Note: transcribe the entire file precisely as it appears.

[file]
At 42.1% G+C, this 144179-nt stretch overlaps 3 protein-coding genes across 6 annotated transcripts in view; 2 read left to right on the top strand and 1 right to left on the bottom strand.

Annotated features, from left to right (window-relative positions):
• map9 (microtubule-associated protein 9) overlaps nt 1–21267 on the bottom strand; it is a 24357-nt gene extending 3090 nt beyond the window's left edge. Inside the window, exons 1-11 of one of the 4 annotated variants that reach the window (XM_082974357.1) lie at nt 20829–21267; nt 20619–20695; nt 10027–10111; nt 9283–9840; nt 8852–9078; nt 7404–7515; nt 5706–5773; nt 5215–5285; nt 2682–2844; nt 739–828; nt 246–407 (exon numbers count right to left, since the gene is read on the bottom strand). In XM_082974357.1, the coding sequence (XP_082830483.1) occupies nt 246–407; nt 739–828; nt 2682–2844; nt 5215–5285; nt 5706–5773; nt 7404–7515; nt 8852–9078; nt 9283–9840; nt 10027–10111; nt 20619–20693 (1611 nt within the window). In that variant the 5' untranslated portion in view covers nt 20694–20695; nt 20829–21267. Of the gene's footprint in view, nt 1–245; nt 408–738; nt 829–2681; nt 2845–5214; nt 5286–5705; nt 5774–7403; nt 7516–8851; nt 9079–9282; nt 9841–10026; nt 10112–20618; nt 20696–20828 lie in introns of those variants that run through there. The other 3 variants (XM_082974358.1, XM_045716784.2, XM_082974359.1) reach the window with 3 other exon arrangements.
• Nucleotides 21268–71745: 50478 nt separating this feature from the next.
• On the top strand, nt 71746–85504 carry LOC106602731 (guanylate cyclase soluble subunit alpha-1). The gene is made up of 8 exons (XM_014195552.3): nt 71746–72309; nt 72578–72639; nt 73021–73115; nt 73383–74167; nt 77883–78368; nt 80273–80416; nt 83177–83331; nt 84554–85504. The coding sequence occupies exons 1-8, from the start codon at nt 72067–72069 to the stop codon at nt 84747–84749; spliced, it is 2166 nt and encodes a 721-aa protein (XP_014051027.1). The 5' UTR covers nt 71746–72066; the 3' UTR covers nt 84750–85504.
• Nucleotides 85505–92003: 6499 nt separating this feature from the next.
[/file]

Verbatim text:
At 42.1% G+C, this 144179-nt stretch overlaps 3 protein-coding genes across 6 annotated transcripts in view; 2 read left to right on the top strand and 1 right to left on the bottom strand.

Annotated features, from left to right (window-relative positions):
• map9 (microtubule-associated protein 9) overlaps nt 1–21267 on the bottom strand; it is a 24357-nt gene extending 3090 nt beyond the window's left edge. Inside the window, exons 1-11 of one of the 4 annotated variants that reach the window (XM_082974357.1) lie at nt 20829–21267; nt 20619–20695; nt 10027–10111; nt 9283–9840; nt 8852–9078; nt 7404–7515; nt 5706–5773; nt 5215–5285; nt 2682–2844; nt 739–828; nt 246–407 (exon numbers count right to left, since the gene is read on the bottom strand). In XM_082974357.1, the coding sequence (XP_082830483.1) occupies nt 246–407; nt 739–828; nt 2682–2844; nt 5215–5285; nt 5706–5773; nt 7404–7515; nt 8852–9078; nt 9283–9840; nt 10027–10111; nt 20619–20693 (1611 nt within the window). In that variant the 5' untranslated portion in view covers nt 20694–20695; nt 20829–21267. Of the gene's footprint in view, nt 1–245; nt 408–738; nt 829–2681; nt 2845–5214; nt 5286–5705; nt 5774–7403; nt 7516–8851; nt 9079–9282; nt 9841–10026; nt 10112–20618; nt 20696–20828 lie in introns of those variants that run through there. The other 3 variants (XM_082974358.1, XM_045716784.2, XM_082974359.1) reach the window with 3 other exon arrangements.
• Nucleotides 21268–71745: 50478 nt separating this feature from the next.
• On the top strand, nt 71746–85504 carry LOC106602731 (guanylate cyclase soluble subunit alpha-1). The gene is made up of 8 exons (XM_014195552.3): nt 71746–72309; nt 72578–72639; nt 73021–73115; nt 73383–74167; nt 77883–78368; nt 80273–80416; nt 83177–83331; nt 84554–85504. The coding sequence occupies exons 1-8, from the start codon at nt 72067–72069 to the stop codon at nt 84747–84749; spliced, it is 2166 nt and encodes a 721-aa protein (XP_014051027.1). The 5' UTR covers nt 71746–72066; the 3' UTR covers nt 84750–85504.
• Nucleotides 85505–92003: 6499 nt separating this feature from the next.